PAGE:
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Hed Chef: Braised ribs

You don't need an oven for this

You can cook ribs at home even if you do not have an oven.

Braising is a wonderful cooking method that can make meat tender. You can also apply this recipe to other types of meat: chicken, duck, beef or lamb - just adjust the cooking time accordingly.

With the rich hues of the dark soya sauce, the meat looks almost as if it were roasted instead of braised.

Braise the meat whole. Do not braise it to the point of melt-in-the-mouth tenderness or it would be impossible to slice it up.

If you prefer it fall-off-the-bone tender, braise the full racks, slice into individual ribs and braise it further.


  • 1.6kg pork ribs (2 full racks)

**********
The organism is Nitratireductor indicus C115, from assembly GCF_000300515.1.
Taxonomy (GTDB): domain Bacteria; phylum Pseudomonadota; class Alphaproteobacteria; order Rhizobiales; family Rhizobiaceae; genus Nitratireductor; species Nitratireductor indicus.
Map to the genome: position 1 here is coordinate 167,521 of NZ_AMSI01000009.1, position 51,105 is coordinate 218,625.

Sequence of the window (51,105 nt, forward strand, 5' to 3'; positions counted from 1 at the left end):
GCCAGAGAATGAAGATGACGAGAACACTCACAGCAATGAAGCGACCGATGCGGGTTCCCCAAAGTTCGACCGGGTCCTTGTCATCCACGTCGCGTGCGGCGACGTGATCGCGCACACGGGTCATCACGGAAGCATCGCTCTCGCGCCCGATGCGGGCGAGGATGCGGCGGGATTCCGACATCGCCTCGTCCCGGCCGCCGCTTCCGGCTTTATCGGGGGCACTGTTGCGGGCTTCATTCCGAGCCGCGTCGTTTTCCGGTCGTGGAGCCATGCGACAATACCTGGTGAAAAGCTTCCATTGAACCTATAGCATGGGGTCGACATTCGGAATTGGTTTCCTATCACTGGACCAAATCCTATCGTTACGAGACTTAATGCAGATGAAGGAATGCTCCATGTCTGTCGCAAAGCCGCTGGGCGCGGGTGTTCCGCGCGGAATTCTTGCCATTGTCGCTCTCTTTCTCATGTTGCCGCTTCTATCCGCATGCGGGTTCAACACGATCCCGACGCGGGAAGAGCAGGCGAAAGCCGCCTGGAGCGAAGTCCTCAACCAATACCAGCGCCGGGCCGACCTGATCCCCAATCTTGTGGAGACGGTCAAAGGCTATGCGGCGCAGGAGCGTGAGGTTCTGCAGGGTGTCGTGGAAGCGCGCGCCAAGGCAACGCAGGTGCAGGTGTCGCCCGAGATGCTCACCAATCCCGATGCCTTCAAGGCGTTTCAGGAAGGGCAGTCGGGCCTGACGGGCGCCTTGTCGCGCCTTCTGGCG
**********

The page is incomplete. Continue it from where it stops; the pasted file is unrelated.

•  1 whole daikon, cut into six parts
  •  2 heads of garlic
  •  30g galangal
  • 30g ginger
  • 2 bay leaves
  • 2 tbsp fine sugar
  •  60g spring onion
  • 80g fresh coriander
  • 2 tsp sesame oil
  • 4.5 litres water


  • 1 black cardamom
  • 4 cardamom pods
  • 2 star anise
  • 1 piece cinnamon
  • ½ tsp white peppercorns
  • 5 cloves


  • 6 tbsp dark soya sauce
  • 1 flat tbsp salt
  • 2 tbsp light soya sauce


1. Boil enough water in a pot and blanche the pork ribs until there is no visible blood.

2. Discard the water.

3. Dry fry the spices until fragrant. Remove from pan and set aside. (above)

4. In a clean, sturdy pot, heat the sugar over low heat until it caramelises.

5. Add the pork ribs into the pot and fry until browned.

6. Add the spices into the pot. (above)

7. Pour in the 4.5 litres of water and add the garlic, ginger, galangal and bay leaves.

8. Bring to a boil. Add the seasoning and add the daikon, sesame oil, spring onion and fresh coriander into the pot. (above)

9. Boil for 20 minutes on high heat then simmer for another 30 minutes or until the meat is tender.

10. Remove the ribs and daikon from the pot. Strain the cooking liquid and discard the ingredients in it.

11. You can serve the cooking liquid as a gravy on the side.